THE LABEL IS MISLEADING: All I get from the essay is that Berkowitz wants us all to re-endorse Frank Meyer's "fusionist" conservatism, but to understand that it should have been called "Constitutional conservativism," because the first label bugs him(b/c it concedes too much to social cons? I dunno...) and because it was all about defending the legacy of the founders. Uh...even President Obama or Senator Schumer say they're all about defending the legacy of the founders. But when we really get down to how "Constiutional conservativsm" should conserve the Constitution itself, all that Berkowitz endorses is "The appt. of judges who understand that their duty is to interpret the Const. and not to make policy, and who bring to their task a presumptions of vindicating constituional principles and vindicating liberty." He then says they should defer to the democratic process where Const. is vague. All well and good, but do take a look at what I've italicized. Do you see anything there that, say, Justice Brennan would not endorse? Indeed,he uses almost precisely such words in his famous Georgetown address defending living constitutionalist interpretation. Sorry, by 2009, after the disasters of justices Souter and Kennedy, no-one who is serious about preserving the Constitution can be satisfied with vague words like "vindicating liberty" and "constitutional principles." And, without a stern defense of the Constitution at it's heart, then Berkowitz' "Constitutional conservatism" is simply a new label applied to the old Frank Meyer formula, right?

THE SOLUTION IS BAD: The solution is basically Bush minus the social conservative trimmings. That is, libertarians, learn to live with big gvmnt, social cons, learn to live with ongoing march of the sexual revolution. (I say "ongoing march," because while some Catholic intellectuals will say "let's go back banning contraceptives," almost NO social conservative pundits or politicians say this. Yes, many denounce the Griswold decision, but that is not the same thing as endorsing the policy it made unconstitutional. That is, social cons do accept, if reluctantly, the bedrock of the sexual revolution--they'd just like to mix some pre-60s principles with the post-pill situation so that society doesn't destroy itself!) So tired, this stuff. And I'll join smart libertarians in groaning at the facile suggestion that their true aim, or that of the big-tent conservative platform against big gvmnt, is to get back to pre-FDR government size. These are caricatures. As occasional Rovian tactical necessity, i.e., according how the electoral numbers crunch, various compromise moves might be justified for various conservative candidates. Might. But to say that these "learn to live with" stances lay at the heart of a new (or, newly revived) understanding of true conservatism? Would Frank Meyer be cool with that?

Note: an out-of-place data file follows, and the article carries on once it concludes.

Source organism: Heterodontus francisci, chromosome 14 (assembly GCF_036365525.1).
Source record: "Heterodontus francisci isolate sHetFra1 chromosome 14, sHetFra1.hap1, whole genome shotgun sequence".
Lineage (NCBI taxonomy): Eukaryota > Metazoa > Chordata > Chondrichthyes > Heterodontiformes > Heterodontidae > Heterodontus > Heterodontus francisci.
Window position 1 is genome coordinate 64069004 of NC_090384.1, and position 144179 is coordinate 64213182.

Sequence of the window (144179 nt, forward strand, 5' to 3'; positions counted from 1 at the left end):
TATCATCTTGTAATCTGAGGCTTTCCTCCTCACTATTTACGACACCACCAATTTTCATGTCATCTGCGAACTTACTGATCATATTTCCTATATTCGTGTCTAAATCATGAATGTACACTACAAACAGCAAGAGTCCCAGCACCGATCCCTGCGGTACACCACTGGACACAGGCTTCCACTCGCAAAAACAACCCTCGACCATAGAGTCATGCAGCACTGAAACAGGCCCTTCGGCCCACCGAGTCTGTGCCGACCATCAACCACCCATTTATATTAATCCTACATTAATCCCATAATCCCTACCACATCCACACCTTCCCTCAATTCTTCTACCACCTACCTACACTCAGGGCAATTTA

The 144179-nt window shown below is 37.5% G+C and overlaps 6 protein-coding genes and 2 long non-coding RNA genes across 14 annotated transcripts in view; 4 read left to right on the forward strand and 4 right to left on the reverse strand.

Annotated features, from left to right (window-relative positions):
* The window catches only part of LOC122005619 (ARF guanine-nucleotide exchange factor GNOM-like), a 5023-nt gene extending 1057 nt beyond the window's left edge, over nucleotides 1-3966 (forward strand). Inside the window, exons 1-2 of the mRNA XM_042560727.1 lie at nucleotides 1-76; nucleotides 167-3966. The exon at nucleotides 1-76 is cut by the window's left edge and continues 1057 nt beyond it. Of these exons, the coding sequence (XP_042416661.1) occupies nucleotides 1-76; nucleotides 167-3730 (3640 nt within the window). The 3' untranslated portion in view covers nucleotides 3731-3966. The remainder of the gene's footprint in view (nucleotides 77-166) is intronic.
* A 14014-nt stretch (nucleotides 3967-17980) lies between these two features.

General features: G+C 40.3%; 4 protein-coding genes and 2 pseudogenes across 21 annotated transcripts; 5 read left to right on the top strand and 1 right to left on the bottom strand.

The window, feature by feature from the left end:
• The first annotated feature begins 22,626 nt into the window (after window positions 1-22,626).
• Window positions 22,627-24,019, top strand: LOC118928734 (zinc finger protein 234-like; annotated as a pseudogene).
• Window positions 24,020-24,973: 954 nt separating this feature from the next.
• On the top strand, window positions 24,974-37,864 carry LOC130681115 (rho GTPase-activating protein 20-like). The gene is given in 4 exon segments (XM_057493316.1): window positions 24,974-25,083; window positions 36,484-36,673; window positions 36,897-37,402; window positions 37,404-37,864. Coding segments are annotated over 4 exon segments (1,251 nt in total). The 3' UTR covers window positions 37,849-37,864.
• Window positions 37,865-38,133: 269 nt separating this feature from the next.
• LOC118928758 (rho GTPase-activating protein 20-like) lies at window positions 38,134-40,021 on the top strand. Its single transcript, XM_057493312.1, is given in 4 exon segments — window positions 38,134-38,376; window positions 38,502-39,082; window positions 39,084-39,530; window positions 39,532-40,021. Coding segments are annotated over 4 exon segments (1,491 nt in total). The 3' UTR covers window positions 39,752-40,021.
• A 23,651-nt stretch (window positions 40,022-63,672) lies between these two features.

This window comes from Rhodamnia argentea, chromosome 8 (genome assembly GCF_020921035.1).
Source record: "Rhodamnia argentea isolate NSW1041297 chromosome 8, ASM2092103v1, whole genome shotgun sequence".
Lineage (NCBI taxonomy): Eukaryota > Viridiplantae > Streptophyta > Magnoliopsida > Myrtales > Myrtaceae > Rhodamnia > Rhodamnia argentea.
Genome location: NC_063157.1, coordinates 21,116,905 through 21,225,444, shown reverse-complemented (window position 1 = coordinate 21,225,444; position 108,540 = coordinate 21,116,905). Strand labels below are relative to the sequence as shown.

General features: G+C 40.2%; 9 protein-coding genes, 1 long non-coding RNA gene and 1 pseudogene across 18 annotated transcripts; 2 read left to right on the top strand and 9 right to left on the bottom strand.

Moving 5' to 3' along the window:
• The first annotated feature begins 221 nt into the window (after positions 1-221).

Just read Jaffa's books-

I've read "Crisis". My comments about your absurdly over-the-top worship of Jaffa stands. He's an odd figure to become the basis of a cult-like following.

Rand, who likewise formed a cult around herself, at least had a better claim to fame. And that's not saying much.

Jaffa is about standing conventional understandings on their heads, and thus is the Socrates of our time.

The scary thing is that you don't feel the slightest twinge of unease as your write such inane twaddle. But nor did those who proclaimed that Ayn Rand was the greatest person who had ever lived or would ever live.

"Standing conventional understandings on their head" would make Jaffa the next Nietzsche, not the next Socrates. But he fell well short of even that level.